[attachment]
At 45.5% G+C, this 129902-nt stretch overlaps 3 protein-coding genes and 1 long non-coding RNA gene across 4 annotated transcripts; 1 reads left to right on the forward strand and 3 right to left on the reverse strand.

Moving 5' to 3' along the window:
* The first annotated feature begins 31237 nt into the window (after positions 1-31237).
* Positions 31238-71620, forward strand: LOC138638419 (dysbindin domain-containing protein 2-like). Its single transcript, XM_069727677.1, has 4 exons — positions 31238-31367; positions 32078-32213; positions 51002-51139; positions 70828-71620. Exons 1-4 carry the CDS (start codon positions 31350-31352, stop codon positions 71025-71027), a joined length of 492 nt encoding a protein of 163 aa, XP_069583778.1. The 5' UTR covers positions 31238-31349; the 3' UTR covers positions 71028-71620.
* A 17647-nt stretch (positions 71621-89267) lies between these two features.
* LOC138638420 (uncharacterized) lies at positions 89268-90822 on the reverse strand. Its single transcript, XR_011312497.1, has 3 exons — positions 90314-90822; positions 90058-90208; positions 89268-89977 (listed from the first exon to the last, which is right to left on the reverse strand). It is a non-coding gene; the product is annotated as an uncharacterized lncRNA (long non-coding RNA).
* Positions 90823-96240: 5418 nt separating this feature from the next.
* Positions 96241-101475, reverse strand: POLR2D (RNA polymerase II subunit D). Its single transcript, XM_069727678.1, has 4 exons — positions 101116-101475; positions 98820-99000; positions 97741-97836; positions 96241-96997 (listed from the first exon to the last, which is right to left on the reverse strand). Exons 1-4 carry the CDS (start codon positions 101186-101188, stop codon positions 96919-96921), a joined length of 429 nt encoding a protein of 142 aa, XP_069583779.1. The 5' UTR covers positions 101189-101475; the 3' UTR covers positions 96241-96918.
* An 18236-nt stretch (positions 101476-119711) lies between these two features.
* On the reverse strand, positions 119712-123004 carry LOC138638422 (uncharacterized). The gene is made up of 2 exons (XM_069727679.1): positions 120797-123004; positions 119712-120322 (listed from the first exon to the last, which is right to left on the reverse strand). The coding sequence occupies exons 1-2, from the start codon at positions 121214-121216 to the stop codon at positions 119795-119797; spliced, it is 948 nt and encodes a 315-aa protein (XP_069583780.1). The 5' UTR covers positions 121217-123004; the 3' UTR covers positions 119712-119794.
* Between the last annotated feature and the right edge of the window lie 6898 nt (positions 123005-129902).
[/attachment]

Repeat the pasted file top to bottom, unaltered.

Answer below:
At 45.5% G+C, this 129902-nt stretch overlaps 3 protein-coding genes and 1 long non-coding RNA gene across 4 annotated transcripts; 1 reads left to right on the forward strand and 3 right to left on the reverse strand.

Moving 5' to 3' along the window:
* The first annotated feature begins 31237 nt into the window (after positions 1-31237).
* Positions 31238-71620, forward strand: LOC138638419 (dysbindin domain-containing protein 2-like). Its single transcript, XM_069727677.1, has 4 exons — positions 31238-31367; positions 32078-32213; positions 51002-51139; positions 70828-71620. Exons 1-4 carry the CDS (start codon positions 31350-31352, stop codon positions 71025-71027), a joined length of 492 nt encoding a protein of 163 aa, XP_069583778.1. The 5' UTR covers positions 31238-31349; the 3' UTR covers positions 71028-71620.
* A 17647-nt stretch (positions 71621-89267) lies between these two features.
* LOC138638420 (uncharacterized) lies at positions 89268-90822 on the reverse strand. Its single transcript, XR_011312497.1, has 3 exons — positions 90314-90822; positions 90058-90208; positions 89268-89977 (listed from the first exon to the last, which is right to left on the reverse strand). It is a non-coding gene; the product is annotated as an uncharacterized lncRNA (long non-coding RNA).
* Positions 90823-96240: 5418 nt separating this feature from the next.
* Positions 96241-101475, reverse strand: POLR2D (RNA polymerase II subunit D). Its single transcript, XM_069727678.1, has 4 exons — positions 101116-101475; positions 98820-99000; positions 97741-97836; positions 96241-96997 (listed from the first exon to the last, which is right to left on the reverse strand). Exons 1-4 carry the CDS (start codon positions 101186-101188, stop codon positions 96919-96921), a joined length of 429 nt encoding a protein of 142 aa, XP_069583779.1. The 5' UTR covers positions 101189-101475; the 3' UTR covers positions 96241-96918.
* An 18236-nt stretch (positions 101476-119711) lies between these two features.
* On the reverse strand, positions 119712-123004 carry LOC138638422 (uncharacterized). The gene is made up of 2 exons (XM_069727679.1): positions 120797-123004; positions 119712-120322 (listed from the first exon to the last, which is right to left on the reverse strand). The coding sequence occupies exons 1-2, from the start codon at positions 121214-121216 to the stop codon at positions 119795-119797; spliced, it is 948 nt and encodes a 315-aa protein (XP_069583780.1). The 5' UTR covers positions 121217-123004; the 3' UTR covers positions 119712-119794.
* Between the last annotated feature and the right edge of the window lie 6898 nt (positions 123005-129902).